If we pause for a moment, however, and consider why it is that we try to make use of the word culture in the first place, it becomes clear why we continue to do so despite its shortcomings. As Greenblatt suggests, it offers us a way to start thinking about the processes that govern the organization and development of human societies. To put it in somewhat less abstract and somewhat more restricted terms, we might say that we study “culture” in order to better understand what it is that binds us together in communities.
In turning to custom as an alternative for culture as a central term for understanding collective identities in colonial North America, however, we can avoid some of these difficulties while gaining certain advantages, not least of which is the fact that it is a term that was then in frequent use precisely to consider these very problems.
Custom, of course, is not without its own vagaries and limitations as an analytic term.
Foremost among these is that, in its singular form, it can refer both to a particular custom (say, the raising of a maypole on Mayday) and to a more generalized notion of custom as a body of tradition. And yet, viewed from another angle, this is one of its virtues since it allows us to work our way back and forth between these more concrete and more abstract meanings as we seek to understand the place of a given custom within a collection of social practices particular to a given group of people. As Montaigne and Bacon will show us, while custom has the capacity to dull our intellect and reduce us to machines, if we can return to our senses then we can still gain an understanding of how it works to produce (and potentially undermine) collective identities and social order.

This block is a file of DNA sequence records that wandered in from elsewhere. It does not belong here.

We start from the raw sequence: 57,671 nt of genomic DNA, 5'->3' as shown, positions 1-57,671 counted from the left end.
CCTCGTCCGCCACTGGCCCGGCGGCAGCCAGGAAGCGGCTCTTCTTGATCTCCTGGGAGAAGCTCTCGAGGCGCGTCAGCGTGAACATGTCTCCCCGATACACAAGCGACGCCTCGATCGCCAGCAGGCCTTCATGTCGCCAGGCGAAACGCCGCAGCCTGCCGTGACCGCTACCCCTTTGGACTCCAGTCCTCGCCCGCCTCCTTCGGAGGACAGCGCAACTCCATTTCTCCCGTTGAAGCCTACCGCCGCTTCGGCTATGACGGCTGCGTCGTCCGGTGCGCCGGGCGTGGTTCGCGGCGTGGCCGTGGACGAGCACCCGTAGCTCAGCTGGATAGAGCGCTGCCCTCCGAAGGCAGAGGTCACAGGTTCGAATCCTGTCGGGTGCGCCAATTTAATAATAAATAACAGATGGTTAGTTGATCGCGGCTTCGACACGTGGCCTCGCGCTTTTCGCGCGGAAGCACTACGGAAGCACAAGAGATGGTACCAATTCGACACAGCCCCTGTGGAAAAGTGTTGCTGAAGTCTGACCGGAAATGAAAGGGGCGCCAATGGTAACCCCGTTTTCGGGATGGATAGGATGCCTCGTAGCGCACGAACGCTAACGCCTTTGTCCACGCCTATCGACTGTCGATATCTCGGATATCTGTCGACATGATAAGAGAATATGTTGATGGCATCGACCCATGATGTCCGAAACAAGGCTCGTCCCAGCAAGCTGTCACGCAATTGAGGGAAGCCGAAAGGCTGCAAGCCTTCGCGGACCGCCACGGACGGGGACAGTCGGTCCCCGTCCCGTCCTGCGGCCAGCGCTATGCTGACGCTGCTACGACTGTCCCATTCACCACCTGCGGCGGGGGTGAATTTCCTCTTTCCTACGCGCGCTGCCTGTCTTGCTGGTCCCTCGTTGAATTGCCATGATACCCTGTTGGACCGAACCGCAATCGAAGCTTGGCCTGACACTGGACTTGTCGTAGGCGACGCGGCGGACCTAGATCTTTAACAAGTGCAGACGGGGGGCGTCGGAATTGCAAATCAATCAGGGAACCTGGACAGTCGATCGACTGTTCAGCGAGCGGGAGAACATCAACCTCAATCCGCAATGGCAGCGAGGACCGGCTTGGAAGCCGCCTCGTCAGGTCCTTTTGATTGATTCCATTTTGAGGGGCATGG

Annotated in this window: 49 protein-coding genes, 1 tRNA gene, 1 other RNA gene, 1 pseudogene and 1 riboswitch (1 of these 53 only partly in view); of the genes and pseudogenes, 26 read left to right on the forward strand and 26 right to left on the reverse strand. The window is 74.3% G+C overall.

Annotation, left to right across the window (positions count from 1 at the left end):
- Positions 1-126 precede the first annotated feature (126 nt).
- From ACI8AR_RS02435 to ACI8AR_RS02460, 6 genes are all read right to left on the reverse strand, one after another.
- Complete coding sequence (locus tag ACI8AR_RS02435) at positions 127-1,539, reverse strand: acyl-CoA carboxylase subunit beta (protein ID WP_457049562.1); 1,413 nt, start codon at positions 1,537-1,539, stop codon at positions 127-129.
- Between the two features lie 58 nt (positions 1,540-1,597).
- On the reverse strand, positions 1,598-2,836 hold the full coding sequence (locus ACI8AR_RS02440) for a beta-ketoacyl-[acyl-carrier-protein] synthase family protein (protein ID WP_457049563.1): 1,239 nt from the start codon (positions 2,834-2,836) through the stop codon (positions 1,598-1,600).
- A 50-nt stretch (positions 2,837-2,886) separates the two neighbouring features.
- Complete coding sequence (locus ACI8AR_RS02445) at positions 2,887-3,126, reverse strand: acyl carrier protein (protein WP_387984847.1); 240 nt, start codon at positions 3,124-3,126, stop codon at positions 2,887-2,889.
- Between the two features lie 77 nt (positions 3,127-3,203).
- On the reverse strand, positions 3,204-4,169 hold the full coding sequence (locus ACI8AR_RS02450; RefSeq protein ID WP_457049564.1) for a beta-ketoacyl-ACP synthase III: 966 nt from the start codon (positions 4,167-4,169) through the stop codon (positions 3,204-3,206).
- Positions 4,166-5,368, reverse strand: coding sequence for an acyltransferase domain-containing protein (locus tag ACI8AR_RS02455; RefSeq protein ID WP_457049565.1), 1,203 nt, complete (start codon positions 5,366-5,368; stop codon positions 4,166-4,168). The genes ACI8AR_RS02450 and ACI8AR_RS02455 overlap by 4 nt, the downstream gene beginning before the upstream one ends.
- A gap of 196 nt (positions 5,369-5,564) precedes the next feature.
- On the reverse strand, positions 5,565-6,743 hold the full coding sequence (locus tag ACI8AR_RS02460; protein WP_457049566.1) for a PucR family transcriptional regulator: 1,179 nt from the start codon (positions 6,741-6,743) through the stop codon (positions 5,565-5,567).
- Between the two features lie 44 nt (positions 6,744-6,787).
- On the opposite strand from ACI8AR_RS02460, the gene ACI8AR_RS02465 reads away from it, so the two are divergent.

“COUTUME HEBETE NOS SENS” In the very first of his essays, Montaigne sets the stage for his investigation into human customs, stating that “l’homme [est] un subject merveilleusement vain, divers, et ondoyant” and that “[i]l est malaisé d’y fonder jugement constant et uniforme” (1.1.9).6 This statement fits well with our received notion of Montaigne as the forerunner of modern pluralism, a notion that encourages us to take at face value Montaigne’s claim that “[l]a diversité des façons d’une nation à autre ne me touche que par le plaisir de la “Truly man is a marvelously vain, diverse, and undulating object. It is hard to found any constant and uniform judgment on him” (1.1.5). This and all subsequent translations of Montaigne are from Donald Frame’s translation.